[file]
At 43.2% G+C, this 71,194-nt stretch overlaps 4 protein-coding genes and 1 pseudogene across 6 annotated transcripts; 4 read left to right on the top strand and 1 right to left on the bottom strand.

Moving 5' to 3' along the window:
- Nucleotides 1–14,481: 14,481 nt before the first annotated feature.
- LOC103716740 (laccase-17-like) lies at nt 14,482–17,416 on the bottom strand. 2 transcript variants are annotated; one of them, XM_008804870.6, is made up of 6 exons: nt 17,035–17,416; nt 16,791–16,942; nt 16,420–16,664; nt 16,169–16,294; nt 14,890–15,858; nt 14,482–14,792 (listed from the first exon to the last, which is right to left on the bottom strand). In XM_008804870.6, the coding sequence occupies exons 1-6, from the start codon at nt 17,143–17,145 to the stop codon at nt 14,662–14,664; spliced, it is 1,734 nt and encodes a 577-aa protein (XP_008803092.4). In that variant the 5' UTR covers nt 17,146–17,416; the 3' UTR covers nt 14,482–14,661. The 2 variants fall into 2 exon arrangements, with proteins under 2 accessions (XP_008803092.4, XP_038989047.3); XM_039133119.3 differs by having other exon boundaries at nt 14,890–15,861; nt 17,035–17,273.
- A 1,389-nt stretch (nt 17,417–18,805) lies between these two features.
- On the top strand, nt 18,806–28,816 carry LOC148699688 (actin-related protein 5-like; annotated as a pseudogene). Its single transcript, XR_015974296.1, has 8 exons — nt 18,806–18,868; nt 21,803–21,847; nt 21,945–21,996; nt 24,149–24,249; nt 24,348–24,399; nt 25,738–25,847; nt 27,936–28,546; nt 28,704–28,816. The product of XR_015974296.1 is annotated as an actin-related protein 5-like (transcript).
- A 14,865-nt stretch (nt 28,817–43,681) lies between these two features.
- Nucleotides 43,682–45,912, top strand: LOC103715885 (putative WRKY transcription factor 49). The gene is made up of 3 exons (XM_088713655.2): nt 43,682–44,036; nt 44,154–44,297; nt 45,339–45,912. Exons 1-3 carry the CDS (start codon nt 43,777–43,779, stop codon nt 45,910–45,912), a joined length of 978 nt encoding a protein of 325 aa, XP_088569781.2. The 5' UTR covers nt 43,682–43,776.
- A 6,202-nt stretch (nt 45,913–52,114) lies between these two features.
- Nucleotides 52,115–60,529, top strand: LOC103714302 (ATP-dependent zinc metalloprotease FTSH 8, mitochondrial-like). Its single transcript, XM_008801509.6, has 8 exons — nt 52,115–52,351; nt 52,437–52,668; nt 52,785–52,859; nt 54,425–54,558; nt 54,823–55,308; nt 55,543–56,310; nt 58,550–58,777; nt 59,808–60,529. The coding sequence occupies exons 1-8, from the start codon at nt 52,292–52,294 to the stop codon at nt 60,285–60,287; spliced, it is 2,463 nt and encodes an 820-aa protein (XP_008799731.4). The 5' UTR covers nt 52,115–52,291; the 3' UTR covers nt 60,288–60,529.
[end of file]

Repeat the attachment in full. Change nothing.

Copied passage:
At 43.2% G+C, this 71,194-nt stretch overlaps 4 protein-coding genes and 1 pseudogene across 6 annotated transcripts; 4 read left to right on the top strand and 1 right to left on the bottom strand.

Moving 5' to 3' along the window:
- Nucleotides 1–14,481: 14,481 nt before the first annotated feature.
- LOC103716740 (laccase-17-like) lies at nt 14,482–17,416 on the bottom strand. 2 transcript variants are annotated; one of them, XM_008804870.6, is made up of 6 exons: nt 17,035–17,416; nt 16,791–16,942; nt 16,420–16,664; nt 16,169–16,294; nt 14,890–15,858; nt 14,482–14,792 (listed from the first exon to the last, which is right to left on the bottom strand). In XM_008804870.6, the coding sequence occupies exons 1-6, from the start codon at nt 17,143–17,145 to the stop codon at nt 14,662–14,664; spliced, it is 1,734 nt and encodes a 577-aa protein (XP_008803092.4). In that variant the 5' UTR covers nt 17,146–17,416; the 3' UTR covers nt 14,482–14,661. The 2 variants fall into 2 exon arrangements, with proteins under 2 accessions (XP_008803092.4, XP_038989047.3); XM_039133119.3 differs by having other exon boundaries at nt 14,890–15,861; nt 17,035–17,273.
- A 1,389-nt stretch (nt 17,417–18,805) lies between these two features.
- On the top strand, nt 18,806–28,816 carry LOC148699688 (actin-related protein 5-like; annotated as a pseudogene). Its single transcript, XR_015974296.1, has 8 exons — nt 18,806–18,868; nt 21,803–21,847; nt 21,945–21,996; nt 24,149–24,249; nt 24,348–24,399; nt 25,738–25,847; nt 27,936–28,546; nt 28,704–28,816. The product of XR_015974296.1 is annotated as an actin-related protein 5-like (transcript).
- A 14,865-nt stretch (nt 28,817–43,681) lies between these two features.
- Nucleotides 43,682–45,912, top strand: LOC103715885 (putative WRKY transcription factor 49). The gene is made up of 3 exons (XM_088713655.2): nt 43,682–44,036; nt 44,154–44,297; nt 45,339–45,912. Exons 1-3 carry the CDS (start codon nt 43,777–43,779, stop codon nt 45,910–45,912), a joined length of 978 nt encoding a protein of 325 aa, XP_088569781.2. The 5' UTR covers nt 43,682–43,776.
- A 6,202-nt stretch (nt 45,913–52,114) lies between these two features.
- Nucleotides 52,115–60,529, top strand: LOC103714302 (ATP-dependent zinc metalloprotease FTSH 8, mitochondrial-like). Its single transcript, XM_008801509.6, has 8 exons — nt 52,115–52,351; nt 52,437–52,668; nt 52,785–52,859; nt 54,425–54,558; nt 54,823–55,308; nt 55,543–56,310; nt 58,550–58,777; nt 59,808–60,529. The coding sequence occupies exons 1-8, from the start codon at nt 52,292–52,294 to the stop codon at nt 60,285–60,287; spliced, it is 2,463 nt and encodes an 820-aa protein (XP_008799731.4). The 5' UTR covers nt 52,115–52,291; the 3' UTR covers nt 60,288–60,529.